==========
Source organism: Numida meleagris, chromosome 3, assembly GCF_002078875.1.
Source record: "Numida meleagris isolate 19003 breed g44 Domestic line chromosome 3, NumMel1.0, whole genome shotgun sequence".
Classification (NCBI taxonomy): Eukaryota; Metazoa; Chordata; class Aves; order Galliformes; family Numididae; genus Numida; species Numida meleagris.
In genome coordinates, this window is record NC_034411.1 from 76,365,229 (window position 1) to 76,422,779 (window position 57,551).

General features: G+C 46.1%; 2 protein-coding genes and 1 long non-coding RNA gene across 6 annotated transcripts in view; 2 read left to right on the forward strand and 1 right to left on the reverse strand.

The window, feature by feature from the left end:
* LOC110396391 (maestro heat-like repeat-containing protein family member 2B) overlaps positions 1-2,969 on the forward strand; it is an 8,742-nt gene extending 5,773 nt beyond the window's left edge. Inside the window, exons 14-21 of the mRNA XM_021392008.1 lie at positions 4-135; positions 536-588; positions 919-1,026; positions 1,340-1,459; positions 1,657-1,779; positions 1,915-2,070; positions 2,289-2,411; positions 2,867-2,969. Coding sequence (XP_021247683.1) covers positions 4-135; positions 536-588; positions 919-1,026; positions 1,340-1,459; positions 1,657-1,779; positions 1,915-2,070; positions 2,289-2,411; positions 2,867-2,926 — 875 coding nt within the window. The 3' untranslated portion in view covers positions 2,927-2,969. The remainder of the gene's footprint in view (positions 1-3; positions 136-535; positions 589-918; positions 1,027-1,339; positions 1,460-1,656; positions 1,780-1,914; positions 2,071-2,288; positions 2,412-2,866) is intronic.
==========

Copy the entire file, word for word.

Source organism: Numida meleagris, chromosome 3, assembly GCF_002078875.1.
Source record: "Numida meleagris isolate 19003 breed g44 Domestic line chromosome 3, NumMel1.0, whole genome shotgun sequence".
Classification (NCBI taxonomy): Eukaryota; Metazoa; Chordata; class Aves; order Galliformes; family Numididae; genus Numida; species Numida meleagris.
In genome coordinates, this window is record NC_034411.1 from 76,365,229 (window position 1) to 76,422,779 (window position 57,551).

General features: G+C 46.1%; 2 protein-coding genes and 1 long non-coding RNA gene across 6 annotated transcripts in view; 2 read left to right on the forward strand and 1 right to left on the reverse strand.

The window, feature by feature from the left end:
* LOC110396391 (maestro heat-like repeat-containing protein family member 2B) overlaps positions 1-2,969 on the forward strand; it is an 8,742-nt gene extending 5,773 nt beyond the window's left edge. Inside the window, exons 14-21 of the mRNA XM_021392008.1 lie at positions 4-135; positions 536-588; positions 919-1,026; positions 1,340-1,459; positions 1,657-1,779; positions 1,915-2,070; positions 2,289-2,411; positions 2,867-2,969. Coding sequence (XP_021247683.1) covers positions 4-135; positions 536-588; positions 919-1,026; positions 1,340-1,459; positions 1,657-1,779; positions 1,915-2,070; positions 2,289-2,411; positions 2,867-2,926 — 875 coding nt within the window. The 3' untranslated portion in view covers positions 2,927-2,969. The remainder of the gene's footprint in view (positions 1-3; positions 136-535; positions 589-918; positions 1,027-1,339; positions 1,460-1,656; positions 1,780-1,914; positions 2,071-2,288; positions 2,412-2,866) is intronic.